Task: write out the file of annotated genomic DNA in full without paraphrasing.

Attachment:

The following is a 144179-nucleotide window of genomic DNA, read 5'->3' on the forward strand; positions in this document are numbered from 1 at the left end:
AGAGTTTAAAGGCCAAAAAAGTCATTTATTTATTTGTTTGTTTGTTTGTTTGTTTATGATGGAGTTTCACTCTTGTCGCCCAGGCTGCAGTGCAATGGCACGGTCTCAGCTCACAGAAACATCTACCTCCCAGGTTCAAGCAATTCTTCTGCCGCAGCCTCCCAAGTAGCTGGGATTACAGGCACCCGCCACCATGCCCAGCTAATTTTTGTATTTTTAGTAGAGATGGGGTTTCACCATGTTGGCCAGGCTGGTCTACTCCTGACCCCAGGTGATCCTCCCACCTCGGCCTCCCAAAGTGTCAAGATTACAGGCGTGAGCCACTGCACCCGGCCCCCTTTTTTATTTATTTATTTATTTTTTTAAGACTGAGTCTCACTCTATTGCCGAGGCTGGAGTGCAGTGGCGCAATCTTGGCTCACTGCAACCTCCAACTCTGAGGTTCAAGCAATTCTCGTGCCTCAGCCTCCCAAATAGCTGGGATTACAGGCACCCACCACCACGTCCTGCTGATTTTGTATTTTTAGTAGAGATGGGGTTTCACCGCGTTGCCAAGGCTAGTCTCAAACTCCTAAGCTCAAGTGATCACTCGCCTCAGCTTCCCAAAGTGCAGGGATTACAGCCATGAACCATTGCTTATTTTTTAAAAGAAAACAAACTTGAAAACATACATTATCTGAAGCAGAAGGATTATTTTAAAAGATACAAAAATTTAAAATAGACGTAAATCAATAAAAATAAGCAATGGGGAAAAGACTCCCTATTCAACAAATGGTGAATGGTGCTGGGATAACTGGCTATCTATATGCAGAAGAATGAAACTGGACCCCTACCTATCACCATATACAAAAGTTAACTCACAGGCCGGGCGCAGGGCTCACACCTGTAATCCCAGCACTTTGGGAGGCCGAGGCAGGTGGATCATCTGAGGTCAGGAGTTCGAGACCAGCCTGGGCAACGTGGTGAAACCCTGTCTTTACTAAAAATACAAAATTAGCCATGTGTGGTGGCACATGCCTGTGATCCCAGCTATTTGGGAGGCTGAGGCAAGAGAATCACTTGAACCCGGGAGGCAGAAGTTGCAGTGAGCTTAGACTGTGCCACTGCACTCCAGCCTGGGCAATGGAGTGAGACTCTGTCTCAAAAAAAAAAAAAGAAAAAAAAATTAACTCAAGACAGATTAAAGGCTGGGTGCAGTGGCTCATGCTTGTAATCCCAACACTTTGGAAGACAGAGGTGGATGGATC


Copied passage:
The following is a 144179-nucleotide window of genomic DNA, read 5'->3' on the forward strand; positions in this document are numbered from 1 at the left end:
AGAGTTTAAAGGCCAAAAAAGTCATTTATTTATTTGTTTGTTTGTTTGTTTGTTTATGATGGAGTTTCACTCTTGTCGCCCAGGCTGCAGTGCAATGGCACGGTCTCAGCTCACAGAAACATCTACCTCCCAGGTTCAAGCAATTCTTCTGCCGCAGCCTCCCAAGTAGCTGGGATTACAGGCACCCGCCACCATGCCCAGCTAATTTTTGTATTTTTAGTAGAGATGGGGTTTCACCATGTTGGCCAGGCTGGTCTACTCCTGACCCCAGGTGATCCTCCCACCTCGGCCTCCCAAAGTGTCAAGATTACAGGCGTGAGCCACTGCACCCGGCCCCCTTTTTTATTTATTTATTTATTTTTTTAAGACTGAGTCTCACTCTATTGCCGAGGCTGGAGTGCAGTGGCGCAATCTTGGCTCACTGCAACCTCCAACTCTGAGGTTCAAGCAATTCTCGTGCCTCAGCCTCCCAAATAGCTGGGATTACAGGCACCCACCACCACGTCCTGCTGATTTTGTATTTTTAGTAGAGATGGGGTTTCACCGCGTTGCCAAGGCTAGTCTCAAACTCCTAAGCTCAAGTGATCACTCGCCTCAGCTTCCCAAAGTGCAGGGATTACAGCCATGAACCATTGCTTATTTTTTAAAAGAAAACAAACTTGAAAACATACATTATCTGAAGCAGAAGGATTATTTTAAAAGATACAAAAATTTAAAATAGACGTAAATCAATAAAAATAAGCAATGGGGAAAAGACTCCCTATTCAACAAATGGTGAATGGTGCTGGGATAACTGGCTATCTATATGCAGAAGAATGAAACTGGACCCCTACCTATCACCATATACAAAAGTTAACTCACAGGCCGGGCGCAGGGCTCACACCTGTAATCCCAGCACTTTGGGAGGCCGAGGCAGGTGGATCATCTGAGGTCAGGAGTTCGAGACCAGCCTGGGCAACGTGGTGAAACCCTGTCTTTACTAAAAATACAAAATTAGCCATGTGTGGTGGCACATGCCTGTGATCCCAGCTATTTGGGAGGCTGAGGCAAGAGAATCACTTGAACCCGGGAGGCAGAAGTTGCAGTGAGCTTAGACTGTGCCACTGCACTCCAGCCTGGGCAATGGAGTGAGACTCTGTCTCAAAAAAAAAAAAAGAAAAAAAAATTAACTCAAGACAGATTAAAGGCTGGGTGCAGTGGCTCATGCTTGTAATCCCAACACTTTGGAAGACAGAGGTGGATGGATC